1. Maybe 5-HTP takes a week or so to get out of your system. If so, it's possible that the amount I had in my system three days after dropping it was perfect and now that it's all gone, I'm too low.
2. I'm quickly going off Xanax and also the decline in my health happened the day I arrived in Utah for a ski trip and am at a very high altitude.
Anyways, I'll try building back up in a bit and see if that helps or if I don't need 5-HTP. Recent tests have indicated some sort of malabsorbtion problem with my body, so hopefully I won't have to be on these supplements forever once I get fully diagnosed and (*fingers crossed*) treated.
So, yeah, my advice is don't supplement with B6, definitely have your 5-HIAA tested, and consider trytophan (which also converts to seratonin and I think is more associated with sleepiness). As for the insomnia, I agree about not using knock-out drugs like Ambien. Two things that have worked for me are Baclofen (it's primarily a muslce relaxer, but is sometimes used for sleep) and Xanax. These may not work for you because it's obvious that I have anxiety and tenseness, which you may not. Best of luck to you. I hope you found some of this useful and that you're working with a good, sympathetic doctor who can help you on your way to good health. Take care.
June 15th, 2008 03:24 AM #4Junior Member
- Join Date
- Jun 2008
Re: Too much 5-HTP?
Your post is pretty old so I'm not sure you'll actually read this...I'm wondering what your outcome has been? I too have had adrenal fatigue for about a year now, but don't feel I'm getting much better. I haven't taken the cotisol replacement you spoke of, just a lot of supplements including glandulars, etc. all from Dr. James Wilson's website, who is supposed to be an expert on adrenal fatigue. My naturapath, who diagnosed me, doesn't know that much about it. Two of the symptoms of adrenal fatigue are depression and anxiety and still have both of them, which I never had before this illness. One of my supplements has 5-htp (50mg) in it and I've taken it for about 6 months without feeling better. I don't have any insomnia somehow, but have little enegry in the afternoons still and still get irritable, moody and weepy often. I often wonder if it's hormonal because I haven't been able to get my sex hormones completely balanced again. DHEA seemed to help the first couple months, but then I started feeling tired a nd awful again and now am on pregnenolone, which doesn't seem t help either, in fact, at 20 mg a day, I had to cut back to 10 because I was feeling so dizzy. I seem to have more blood sugar lows easily now (moreso than when I was first diagnosed) even though I eat very healthy, usually a healthy fat, whole grains, veggies and protien w/ every meal.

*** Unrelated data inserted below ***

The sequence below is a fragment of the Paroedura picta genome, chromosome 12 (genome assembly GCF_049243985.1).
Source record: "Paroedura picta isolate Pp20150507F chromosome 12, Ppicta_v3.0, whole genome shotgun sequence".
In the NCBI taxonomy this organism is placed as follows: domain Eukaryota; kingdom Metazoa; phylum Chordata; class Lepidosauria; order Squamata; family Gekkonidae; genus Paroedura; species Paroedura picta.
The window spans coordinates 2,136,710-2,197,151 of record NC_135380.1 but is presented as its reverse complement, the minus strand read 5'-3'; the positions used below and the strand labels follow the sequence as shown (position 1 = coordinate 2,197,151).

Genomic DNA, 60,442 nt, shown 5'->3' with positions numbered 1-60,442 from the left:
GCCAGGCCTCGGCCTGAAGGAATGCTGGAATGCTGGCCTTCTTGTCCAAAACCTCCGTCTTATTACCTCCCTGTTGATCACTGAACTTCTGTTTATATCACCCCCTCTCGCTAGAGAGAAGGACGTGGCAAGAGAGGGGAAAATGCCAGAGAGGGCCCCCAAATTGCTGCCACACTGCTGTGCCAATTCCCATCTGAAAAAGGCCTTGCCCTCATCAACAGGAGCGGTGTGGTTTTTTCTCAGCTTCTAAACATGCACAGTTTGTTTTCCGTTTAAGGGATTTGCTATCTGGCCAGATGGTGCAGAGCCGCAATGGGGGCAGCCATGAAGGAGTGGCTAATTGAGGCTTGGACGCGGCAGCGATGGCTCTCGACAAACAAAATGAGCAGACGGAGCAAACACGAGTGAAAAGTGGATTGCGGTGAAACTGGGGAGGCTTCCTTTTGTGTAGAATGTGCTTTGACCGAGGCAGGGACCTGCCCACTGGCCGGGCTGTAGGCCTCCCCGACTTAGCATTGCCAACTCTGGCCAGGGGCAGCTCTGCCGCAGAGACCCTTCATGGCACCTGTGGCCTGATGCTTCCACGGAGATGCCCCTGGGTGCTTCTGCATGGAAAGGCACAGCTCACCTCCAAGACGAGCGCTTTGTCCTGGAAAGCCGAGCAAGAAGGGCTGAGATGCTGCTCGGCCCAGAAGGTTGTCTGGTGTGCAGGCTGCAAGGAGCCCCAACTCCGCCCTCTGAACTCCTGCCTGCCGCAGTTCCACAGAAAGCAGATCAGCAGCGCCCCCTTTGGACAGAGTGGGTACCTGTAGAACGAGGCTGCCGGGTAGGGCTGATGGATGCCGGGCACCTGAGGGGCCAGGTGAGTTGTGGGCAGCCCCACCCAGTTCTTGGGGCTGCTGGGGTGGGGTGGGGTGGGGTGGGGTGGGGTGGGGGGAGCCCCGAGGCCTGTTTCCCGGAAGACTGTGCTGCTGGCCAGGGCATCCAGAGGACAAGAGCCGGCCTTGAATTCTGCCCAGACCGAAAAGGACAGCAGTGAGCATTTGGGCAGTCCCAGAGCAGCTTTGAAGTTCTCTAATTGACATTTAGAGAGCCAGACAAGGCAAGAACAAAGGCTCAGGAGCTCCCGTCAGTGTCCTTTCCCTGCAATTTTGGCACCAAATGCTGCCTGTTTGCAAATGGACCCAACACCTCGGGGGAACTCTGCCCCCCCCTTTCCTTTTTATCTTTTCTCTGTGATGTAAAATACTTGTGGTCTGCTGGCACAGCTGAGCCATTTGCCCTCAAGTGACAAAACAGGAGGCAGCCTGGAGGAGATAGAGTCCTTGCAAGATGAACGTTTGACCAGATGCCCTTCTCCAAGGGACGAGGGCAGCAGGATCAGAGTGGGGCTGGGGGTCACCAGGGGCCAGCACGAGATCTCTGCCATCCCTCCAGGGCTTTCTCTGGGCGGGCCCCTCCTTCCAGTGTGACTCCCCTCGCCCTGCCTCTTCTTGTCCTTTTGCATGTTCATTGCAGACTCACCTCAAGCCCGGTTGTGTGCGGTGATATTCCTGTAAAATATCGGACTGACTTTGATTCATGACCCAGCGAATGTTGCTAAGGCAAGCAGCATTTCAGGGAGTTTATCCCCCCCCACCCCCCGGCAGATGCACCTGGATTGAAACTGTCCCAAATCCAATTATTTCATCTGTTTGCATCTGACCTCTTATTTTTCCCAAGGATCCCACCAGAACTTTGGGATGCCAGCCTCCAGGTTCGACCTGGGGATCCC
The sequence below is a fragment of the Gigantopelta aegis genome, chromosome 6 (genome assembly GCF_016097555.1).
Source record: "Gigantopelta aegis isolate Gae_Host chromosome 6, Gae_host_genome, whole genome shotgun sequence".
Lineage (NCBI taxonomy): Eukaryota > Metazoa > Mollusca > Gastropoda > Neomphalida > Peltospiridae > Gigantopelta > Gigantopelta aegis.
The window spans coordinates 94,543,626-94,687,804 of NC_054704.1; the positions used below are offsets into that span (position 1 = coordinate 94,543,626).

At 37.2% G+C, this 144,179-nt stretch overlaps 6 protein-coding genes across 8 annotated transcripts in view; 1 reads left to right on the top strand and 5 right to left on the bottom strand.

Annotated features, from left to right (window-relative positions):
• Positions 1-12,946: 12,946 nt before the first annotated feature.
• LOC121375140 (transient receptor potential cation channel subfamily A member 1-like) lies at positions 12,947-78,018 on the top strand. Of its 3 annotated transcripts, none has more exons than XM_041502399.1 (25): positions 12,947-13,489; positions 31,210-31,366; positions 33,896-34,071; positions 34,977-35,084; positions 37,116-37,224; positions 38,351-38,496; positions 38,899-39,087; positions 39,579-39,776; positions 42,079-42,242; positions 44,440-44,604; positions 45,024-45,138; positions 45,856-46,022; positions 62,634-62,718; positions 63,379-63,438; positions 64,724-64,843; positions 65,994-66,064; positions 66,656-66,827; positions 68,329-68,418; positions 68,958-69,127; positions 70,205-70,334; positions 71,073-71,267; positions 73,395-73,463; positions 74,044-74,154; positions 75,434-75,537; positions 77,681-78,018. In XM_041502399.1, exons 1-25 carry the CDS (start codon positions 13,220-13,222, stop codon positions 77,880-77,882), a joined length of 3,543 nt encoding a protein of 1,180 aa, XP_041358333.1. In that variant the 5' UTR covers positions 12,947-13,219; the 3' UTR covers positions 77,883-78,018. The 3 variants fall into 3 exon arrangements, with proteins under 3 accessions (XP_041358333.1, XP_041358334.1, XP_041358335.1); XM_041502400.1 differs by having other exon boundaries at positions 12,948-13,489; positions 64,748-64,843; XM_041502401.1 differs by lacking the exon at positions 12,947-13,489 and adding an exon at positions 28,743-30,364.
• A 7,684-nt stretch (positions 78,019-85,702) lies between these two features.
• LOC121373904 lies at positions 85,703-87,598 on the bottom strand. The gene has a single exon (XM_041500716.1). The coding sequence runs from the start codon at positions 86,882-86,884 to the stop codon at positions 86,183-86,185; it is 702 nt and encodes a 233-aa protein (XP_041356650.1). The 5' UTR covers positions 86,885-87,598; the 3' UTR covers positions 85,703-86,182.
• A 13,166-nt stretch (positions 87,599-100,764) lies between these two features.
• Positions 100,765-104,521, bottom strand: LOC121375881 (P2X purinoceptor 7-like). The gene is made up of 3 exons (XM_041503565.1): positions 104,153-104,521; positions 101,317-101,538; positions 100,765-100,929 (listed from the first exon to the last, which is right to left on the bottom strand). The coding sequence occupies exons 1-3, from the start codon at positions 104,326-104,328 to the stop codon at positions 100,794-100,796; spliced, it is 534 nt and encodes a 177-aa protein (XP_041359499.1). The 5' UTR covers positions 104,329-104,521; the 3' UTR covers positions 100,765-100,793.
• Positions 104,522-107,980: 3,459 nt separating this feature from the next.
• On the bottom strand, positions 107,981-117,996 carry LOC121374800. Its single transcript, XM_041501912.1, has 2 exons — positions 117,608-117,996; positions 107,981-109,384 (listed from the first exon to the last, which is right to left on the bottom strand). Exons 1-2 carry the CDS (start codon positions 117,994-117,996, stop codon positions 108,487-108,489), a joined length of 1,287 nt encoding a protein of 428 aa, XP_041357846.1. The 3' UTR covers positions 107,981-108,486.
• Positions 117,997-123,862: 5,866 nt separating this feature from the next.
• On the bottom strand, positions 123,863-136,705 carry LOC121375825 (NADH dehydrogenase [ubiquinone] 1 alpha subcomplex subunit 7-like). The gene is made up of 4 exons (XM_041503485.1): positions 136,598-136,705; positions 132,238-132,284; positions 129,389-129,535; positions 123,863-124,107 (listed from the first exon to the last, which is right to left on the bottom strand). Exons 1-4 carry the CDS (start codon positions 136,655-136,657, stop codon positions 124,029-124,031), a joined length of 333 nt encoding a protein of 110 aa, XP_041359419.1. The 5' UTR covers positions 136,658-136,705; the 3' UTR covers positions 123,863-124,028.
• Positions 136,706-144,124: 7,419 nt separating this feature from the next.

The depression from the ad. fatigue has been wreaking havoc w/ my life (very hard on my marriage) and I had my first panic attach during a public speaking obligation! Because of this I just started Amoryn, but worry the 5htp in my other adrenal supplement coupled w/ that may be too much as I also take 1,000mg a day of sublingual B12, which is also in the Amoryn I just noticed!
I live in a really small town so there are no physchiatrists here, and none that have ever heard of Adrenal Fatigue in the nearest city ( I checked!). I don't want to go on any drugs that are not natural. I'm still not thinking clearly, have poor memory, poor social functioning, get dizzy easily, and have limited energy. All of this since the adrernal fatigue started a year ago. I don't know where to go from here. Any advice for me?
June 16th, 2008 02:06 AM #5Junior Member
- Join Date
- Aug 2007
Re: Too much 5-HTP?
You posted on the exact right day, because I'm about to go on a trip for several months and won't have any internet access.
Well, in my case, I found out that the reason it took so much 5-HTP to help me out was because I was on this MEGA-dose multi-vitamin which contained a ton of Vit B6, which converts the 5-HTP to seratonin BEFORE it got to the brain (thereby blocking it). Anyways, once I stopped the multi-vitamin, I was able to take only 100 mg. of 5-HTP and got the same positive result.
My adrenal fatigue is gone. It's like the Cortisol got things moving again, and then I didn't need it anymore.
If 5-HTP isn't working for you after 6 months, stop it. Seriously. The less we tamper with the brain the better, unless we REALLY know what we're doing is working. Dizziness is also a symptom of 5-HTP use. I had no withdrawal from it, so just stop it, see how that goes, and decide if it was actually giving YOU a boost or just your naturopaths wallet. If nothing else, stopping it will give you the sense that you're taking some action in your struggle and aren't totally powerless.
Adrenal fatigue is something which can be exactly measured. There's a 24-hour urine test for cortisol and for DHEA levels. I would HIGHLY recommend having this done, because you may be treating a condition that you don't have. Did you know that adrenal fatigue and adrenal overdrive (Cushing's) have very similar symptoms? If you do have an adrenal disorder, you may be treating it in the wrong direction. I know this firsthand, because I was treated for Cushing's for 1 week before it was discovered I had adrenal fatigue. That was a rough week and I felt extremely weak.